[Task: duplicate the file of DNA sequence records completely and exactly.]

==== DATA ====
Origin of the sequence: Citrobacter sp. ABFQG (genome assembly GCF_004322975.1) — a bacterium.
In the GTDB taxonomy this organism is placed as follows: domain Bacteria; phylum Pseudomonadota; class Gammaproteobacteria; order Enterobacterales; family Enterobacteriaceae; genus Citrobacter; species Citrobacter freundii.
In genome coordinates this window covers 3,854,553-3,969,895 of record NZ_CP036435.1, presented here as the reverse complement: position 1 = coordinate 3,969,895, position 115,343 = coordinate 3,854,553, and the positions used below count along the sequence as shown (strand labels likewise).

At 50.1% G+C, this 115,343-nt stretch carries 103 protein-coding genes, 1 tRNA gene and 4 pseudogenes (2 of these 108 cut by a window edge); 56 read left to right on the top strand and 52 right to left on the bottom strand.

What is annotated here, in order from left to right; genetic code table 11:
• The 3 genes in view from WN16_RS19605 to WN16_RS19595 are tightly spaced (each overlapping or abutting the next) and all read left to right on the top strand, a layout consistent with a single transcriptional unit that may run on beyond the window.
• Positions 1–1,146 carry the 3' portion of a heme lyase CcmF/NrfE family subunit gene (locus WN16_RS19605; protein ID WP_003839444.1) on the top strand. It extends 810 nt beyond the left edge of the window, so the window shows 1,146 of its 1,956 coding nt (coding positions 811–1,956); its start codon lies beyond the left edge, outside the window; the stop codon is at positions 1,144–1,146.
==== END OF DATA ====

Origin of the sequence: Citrobacter sp. ABFQG (genome assembly GCF_004322975.1) — a bacterium.
In the GTDB taxonomy this organism is placed as follows: domain Bacteria; phylum Pseudomonadota; class Gammaproteobacteria; order Enterobacterales; family Enterobacteriaceae; genus Citrobacter; species Citrobacter freundii.
In genome coordinates this window covers 3,854,553-3,969,895 of record NZ_CP036435.1, presented here as the reverse complement: position 1 = coordinate 3,969,895, position 115,343 = coordinate 3,854,553, and the positions used below count along the sequence as shown (strand labels likewise).

At 50.1% G+C, this 115,343-nt stretch carries 103 protein-coding genes, 1 tRNA gene and 4 pseudogenes (2 of these 108 cut by a window edge); 56 read left to right on the top strand and 52 right to left on the bottom strand.

What is annotated here, in order from left to right; genetic code table 11:
• The 3 genes in view from WN16_RS19605 to WN16_RS19595 are tightly spaced (each overlapping or abutting the next) and all read left to right on the top strand, a layout consistent with a single transcriptional unit that may run on beyond the window.
• Positions 1–1,146 carry the 3' portion of a heme lyase CcmF/NrfE family subunit gene (locus WN16_RS19605; protein ID WP_003839444.1) on the top strand. It extends 810 nt beyond the left edge of the window, so the window shows 1,146 of its 1,956 coding nt (coding positions 811–1,956); its start codon lies beyond the left edge, outside the window; the stop codon is at positions 1,144–1,146.